I used to be a teacher, so I have to correct mistakes where I see them. Don’t worry, no rulers.
The recent San Francisco Examiner editorial, “Ammiano’s bill is wrong approach to immigration,” has one big fact wrong. The Examiner wrote that my bill — AB 1081, the Trust Act — would order local law enforcement officials, “with the force of state law, to ignore federal law.” This is simply untrue.
You don’t have to believe the former teacher. More than 30 top legal scholars agree with me. They wrote to Gov. Jerry Brown this week to say that. They support Trust and I’ll share some of what they said below.
First: What does my bill do? It tells local law enforcement that there are only limited circumstances where they should submit to Immigration and Customs Enforcement requests to hold people beyond the time they would normally be held. Those limited circumstances apply to people convicted of serious or violent felonies, or those charged formally with such crimes by a district attorney.
The misconception is that Secure Communities detainer requests from ICE somehow carry the force of federal law. This is what Los Angeles Sheriff Lee Baca wants people to believe. Although The Examiner rightly criticized the anti-immigrant, anti-minority practices of Arizona’s Sheriff Joe Arpaio, it didn’t seem to realize that California also has lawmen who seem to want to follow in Arpaio’s footsteps.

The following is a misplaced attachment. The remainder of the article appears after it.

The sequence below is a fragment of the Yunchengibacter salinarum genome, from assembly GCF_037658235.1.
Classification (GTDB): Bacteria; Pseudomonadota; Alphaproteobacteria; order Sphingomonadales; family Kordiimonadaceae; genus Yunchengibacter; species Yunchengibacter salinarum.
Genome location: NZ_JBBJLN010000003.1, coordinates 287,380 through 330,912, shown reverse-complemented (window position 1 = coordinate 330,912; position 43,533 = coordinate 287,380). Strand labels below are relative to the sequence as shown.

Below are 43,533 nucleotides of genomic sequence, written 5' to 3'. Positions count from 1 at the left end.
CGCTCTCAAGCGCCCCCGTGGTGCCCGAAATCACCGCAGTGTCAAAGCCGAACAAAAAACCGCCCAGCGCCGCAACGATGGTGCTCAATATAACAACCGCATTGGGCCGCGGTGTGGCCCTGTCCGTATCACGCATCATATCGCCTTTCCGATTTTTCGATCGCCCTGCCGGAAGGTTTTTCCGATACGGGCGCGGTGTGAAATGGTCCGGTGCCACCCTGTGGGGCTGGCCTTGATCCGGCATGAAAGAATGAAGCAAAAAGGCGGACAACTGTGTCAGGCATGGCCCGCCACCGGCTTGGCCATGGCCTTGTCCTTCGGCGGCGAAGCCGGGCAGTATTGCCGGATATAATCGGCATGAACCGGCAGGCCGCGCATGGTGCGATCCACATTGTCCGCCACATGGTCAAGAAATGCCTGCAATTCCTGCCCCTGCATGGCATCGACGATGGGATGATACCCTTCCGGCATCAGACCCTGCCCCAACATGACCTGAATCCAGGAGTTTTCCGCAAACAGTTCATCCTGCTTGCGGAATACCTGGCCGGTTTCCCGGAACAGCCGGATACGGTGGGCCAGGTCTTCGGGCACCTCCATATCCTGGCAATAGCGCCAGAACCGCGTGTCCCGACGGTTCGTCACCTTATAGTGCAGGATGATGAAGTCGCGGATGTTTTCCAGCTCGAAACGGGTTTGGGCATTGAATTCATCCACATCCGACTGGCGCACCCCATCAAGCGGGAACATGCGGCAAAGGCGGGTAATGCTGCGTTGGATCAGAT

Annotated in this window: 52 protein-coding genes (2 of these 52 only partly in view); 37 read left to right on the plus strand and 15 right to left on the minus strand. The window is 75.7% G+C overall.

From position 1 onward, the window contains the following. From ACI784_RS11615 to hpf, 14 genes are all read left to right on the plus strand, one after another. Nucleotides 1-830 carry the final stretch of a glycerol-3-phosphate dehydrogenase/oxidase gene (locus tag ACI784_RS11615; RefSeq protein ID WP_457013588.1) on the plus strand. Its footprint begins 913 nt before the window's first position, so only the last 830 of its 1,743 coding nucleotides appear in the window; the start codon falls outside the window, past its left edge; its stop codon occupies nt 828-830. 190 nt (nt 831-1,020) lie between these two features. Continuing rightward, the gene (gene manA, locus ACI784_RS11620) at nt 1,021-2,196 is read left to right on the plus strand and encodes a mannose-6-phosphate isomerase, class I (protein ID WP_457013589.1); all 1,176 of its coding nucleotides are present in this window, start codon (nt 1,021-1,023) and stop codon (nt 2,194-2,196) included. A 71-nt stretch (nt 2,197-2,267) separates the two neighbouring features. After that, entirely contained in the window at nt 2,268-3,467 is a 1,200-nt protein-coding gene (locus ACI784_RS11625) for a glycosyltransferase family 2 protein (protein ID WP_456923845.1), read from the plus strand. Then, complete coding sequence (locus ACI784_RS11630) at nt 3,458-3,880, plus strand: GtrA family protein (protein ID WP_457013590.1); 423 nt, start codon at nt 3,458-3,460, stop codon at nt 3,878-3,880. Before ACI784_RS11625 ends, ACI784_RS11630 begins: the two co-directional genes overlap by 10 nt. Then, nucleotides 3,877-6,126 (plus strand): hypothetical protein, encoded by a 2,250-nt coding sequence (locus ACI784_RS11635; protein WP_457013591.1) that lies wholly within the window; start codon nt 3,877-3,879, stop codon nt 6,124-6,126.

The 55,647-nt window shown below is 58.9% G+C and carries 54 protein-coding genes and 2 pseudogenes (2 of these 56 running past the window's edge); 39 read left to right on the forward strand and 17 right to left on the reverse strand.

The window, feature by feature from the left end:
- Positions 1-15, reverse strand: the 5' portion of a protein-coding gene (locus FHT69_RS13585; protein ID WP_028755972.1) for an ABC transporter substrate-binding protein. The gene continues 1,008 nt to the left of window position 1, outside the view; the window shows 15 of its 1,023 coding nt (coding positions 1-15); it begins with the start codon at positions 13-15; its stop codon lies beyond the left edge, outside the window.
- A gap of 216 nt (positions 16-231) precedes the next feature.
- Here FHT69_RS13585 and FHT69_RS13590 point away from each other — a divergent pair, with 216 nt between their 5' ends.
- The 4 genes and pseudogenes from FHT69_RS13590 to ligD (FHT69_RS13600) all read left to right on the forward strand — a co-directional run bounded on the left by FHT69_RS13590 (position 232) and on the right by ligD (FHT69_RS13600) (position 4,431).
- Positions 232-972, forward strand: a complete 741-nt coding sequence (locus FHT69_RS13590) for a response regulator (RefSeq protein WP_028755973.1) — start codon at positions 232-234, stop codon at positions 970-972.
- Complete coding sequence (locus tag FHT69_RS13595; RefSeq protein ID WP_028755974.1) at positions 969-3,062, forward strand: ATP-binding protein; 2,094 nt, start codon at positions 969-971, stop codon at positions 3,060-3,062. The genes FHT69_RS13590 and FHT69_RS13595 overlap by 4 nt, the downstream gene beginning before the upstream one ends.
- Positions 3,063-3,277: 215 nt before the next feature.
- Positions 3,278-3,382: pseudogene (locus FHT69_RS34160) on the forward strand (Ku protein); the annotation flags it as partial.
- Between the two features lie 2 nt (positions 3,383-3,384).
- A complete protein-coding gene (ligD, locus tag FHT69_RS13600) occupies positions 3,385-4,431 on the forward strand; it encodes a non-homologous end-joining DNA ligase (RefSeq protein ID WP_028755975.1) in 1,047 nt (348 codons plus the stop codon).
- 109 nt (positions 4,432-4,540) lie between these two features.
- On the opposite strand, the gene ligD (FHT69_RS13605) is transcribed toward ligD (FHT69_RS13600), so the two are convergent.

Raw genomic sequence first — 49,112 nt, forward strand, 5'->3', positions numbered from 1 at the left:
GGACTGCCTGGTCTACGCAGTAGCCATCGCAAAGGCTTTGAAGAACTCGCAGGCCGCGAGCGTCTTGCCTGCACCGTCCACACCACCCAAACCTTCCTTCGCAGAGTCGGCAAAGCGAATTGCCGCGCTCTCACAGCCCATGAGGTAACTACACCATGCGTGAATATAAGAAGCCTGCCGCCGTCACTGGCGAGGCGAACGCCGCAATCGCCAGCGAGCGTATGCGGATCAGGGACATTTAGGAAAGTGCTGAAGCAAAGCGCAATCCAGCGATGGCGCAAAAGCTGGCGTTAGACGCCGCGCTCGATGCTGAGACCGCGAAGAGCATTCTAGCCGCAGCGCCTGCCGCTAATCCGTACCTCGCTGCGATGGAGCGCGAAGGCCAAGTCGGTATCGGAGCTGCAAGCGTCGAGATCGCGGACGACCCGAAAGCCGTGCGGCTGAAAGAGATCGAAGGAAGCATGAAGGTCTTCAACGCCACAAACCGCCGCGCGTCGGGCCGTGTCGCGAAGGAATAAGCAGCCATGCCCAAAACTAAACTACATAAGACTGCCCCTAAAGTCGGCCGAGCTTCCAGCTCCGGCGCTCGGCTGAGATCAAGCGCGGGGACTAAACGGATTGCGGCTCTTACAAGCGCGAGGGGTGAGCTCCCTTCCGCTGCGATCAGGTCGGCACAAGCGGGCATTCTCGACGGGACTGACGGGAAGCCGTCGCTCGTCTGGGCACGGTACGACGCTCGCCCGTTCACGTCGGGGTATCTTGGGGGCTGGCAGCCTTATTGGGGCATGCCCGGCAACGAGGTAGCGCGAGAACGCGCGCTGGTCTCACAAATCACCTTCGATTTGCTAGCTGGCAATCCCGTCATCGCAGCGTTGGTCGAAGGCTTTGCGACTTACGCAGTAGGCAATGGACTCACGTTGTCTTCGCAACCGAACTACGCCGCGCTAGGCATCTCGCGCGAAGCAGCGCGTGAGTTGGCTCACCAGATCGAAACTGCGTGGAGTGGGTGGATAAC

Fortunately, a growing number of others, like San Francisco Police Department Chief Greg Suhr and Santa Clara County Sheriff Laurie Smith, disagree and support Trust, because of how it drains local crime-fighting resources for a federal administrative purpose.
On top of that, we have the detailed analysis sent to Brown by Dean Christopher Edley Jr., UC Berkeley School of Law; professor Richard Boswell, UC Hastings College of Law; professor Bill Hing, University of San Francisco School of Law; and 28 other legal professors, deans and scholars.
It says, flatly, “the primary opposition argument against the Trust Act — i.e. that immigration detainers are mandatory orders — is without merit.” They spend 10 pages, with footnotes (God love ’em), explaining why. If you like footnotes, call my Sacramento office and they’ll share the letter.
Opponents, including The Examiner, claim I am bucking “the highest law in the land,” but the scholars’ analysis shows it is the Secure Communities program that raises the constitutional concerns — including issues of due process and the Fourth Amendment.
The threat to our long-held values doesn’t come from Trust, but from Secure Communities’ abuses against long-standing Californians, productive residents and even, in some cases, citizens and people accused of no crimes.
In Sacramento Juana Reyes, a 20-year resident — a single mother of two American citizens — was jailed for nearly two weeks and threatened with deportation for selling tamales in front of a big-box store when asked not to. She was never charged. The Trust Act seeks to curb these wrongs and that is why the scholars support it.
The Examiner said, I “should find another battle to wage.”
No. The California Legislature and I have picked exactly the right battle, a battle to defend California from the excesses of immigration control and from the Sheriff Arpaio wannabes.
We ask Gov. Brown to join us.
Tom Ammiano is a state assemblyman who represents San Francisco.